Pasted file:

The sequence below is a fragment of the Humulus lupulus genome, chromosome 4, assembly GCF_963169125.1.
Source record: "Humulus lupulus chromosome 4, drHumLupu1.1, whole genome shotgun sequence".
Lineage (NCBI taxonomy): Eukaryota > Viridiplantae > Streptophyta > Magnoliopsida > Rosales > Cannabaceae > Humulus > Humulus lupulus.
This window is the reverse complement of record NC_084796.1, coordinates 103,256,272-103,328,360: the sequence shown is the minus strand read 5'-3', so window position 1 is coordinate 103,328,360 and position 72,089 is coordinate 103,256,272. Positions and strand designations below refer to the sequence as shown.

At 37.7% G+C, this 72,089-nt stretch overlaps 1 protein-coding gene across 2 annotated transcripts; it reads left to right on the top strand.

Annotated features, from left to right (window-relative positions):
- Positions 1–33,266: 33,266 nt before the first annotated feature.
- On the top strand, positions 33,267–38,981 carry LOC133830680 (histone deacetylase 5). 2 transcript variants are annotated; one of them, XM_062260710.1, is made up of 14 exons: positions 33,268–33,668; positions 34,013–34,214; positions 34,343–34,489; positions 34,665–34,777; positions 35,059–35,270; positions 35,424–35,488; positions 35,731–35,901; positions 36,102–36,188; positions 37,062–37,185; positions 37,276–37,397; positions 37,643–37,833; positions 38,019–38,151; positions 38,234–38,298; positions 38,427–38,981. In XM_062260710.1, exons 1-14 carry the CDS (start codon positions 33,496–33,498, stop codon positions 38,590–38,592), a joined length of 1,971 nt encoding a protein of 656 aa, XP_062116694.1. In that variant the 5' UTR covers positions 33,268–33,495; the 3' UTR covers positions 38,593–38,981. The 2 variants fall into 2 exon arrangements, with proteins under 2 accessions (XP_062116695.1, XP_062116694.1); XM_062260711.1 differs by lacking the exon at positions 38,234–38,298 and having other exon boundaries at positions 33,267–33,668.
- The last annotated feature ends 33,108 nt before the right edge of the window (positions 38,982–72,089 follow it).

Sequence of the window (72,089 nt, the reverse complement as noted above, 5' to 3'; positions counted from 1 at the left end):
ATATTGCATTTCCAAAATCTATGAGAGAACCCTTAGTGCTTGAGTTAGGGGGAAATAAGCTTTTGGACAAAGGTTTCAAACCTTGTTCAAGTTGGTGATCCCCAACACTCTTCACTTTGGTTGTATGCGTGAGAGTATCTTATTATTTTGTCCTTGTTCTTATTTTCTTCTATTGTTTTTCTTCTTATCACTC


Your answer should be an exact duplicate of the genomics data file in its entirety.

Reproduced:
The sequence below is a fragment of the Humulus lupulus genome, chromosome 4, assembly GCF_963169125.1.
Source record: "Humulus lupulus chromosome 4, drHumLupu1.1, whole genome shotgun sequence".
Lineage (NCBI taxonomy): Eukaryota > Viridiplantae > Streptophyta > Magnoliopsida > Rosales > Cannabaceae > Humulus > Humulus lupulus.
This window is the reverse complement of record NC_084796.1, coordinates 103,256,272-103,328,360: the sequence shown is the minus strand read 5'-3', so window position 1 is coordinate 103,328,360 and position 72,089 is coordinate 103,256,272. Positions and strand designations below refer to the sequence as shown.

At 37.7% G+C, this 72,089-nt stretch overlaps 1 protein-coding gene across 2 annotated transcripts; it reads left to right on the top strand.

Annotated features, from left to right (window-relative positions):
- Positions 1–33,266: 33,266 nt before the first annotated feature.
- On the top strand, positions 33,267–38,981 carry LOC133830680 (histone deacetylase 5). 2 transcript variants are annotated; one of them, XM_062260710.1, is made up of 14 exons: positions 33,268–33,668; positions 34,013–34,214; positions 34,343–34,489; positions 34,665–34,777; positions 35,059–35,270; positions 35,424–35,488; positions 35,731–35,901; positions 36,102–36,188; positions 37,062–37,185; positions 37,276–37,397; positions 37,643–37,833; positions 38,019–38,151; positions 38,234–38,298; positions 38,427–38,981. In XM_062260710.1, exons 1-14 carry the CDS (start codon positions 33,496–33,498, stop codon positions 38,590–38,592), a joined length of 1,971 nt encoding a protein of 656 aa, XP_062116694.1. In that variant the 5' UTR covers positions 33,268–33,495; the 3' UTR covers positions 38,593–38,981. The 2 variants fall into 2 exon arrangements, with proteins under 2 accessions (XP_062116695.1, XP_062116694.1); XM_062260711.1 differs by lacking the exon at positions 38,234–38,298 and having other exon boundaries at positions 33,267–33,668.
- The last annotated feature ends 33,108 nt before the right edge of the window (positions 38,982–72,089 follow it).

Sequence of the window (72,089 nt, the reverse complement as noted above, 5' to 3'; positions counted from 1 at the left end):
ATATTGCATTTCCAAAATCTATGAGAGAACCCTTAGTGCTTGAGTTAGGGGGAAATAAGCTTTTGGACAAAGGTTTCAAACCTTGTTCAAGTTGGTGATCCCCAACACTCTTCACTTTGGTTGTATGCGTGAGAGTATCTTATTATTTTGTCCTTGTTCTTATTTTCTTCTATTGTTTTTCTTCTTATCACTC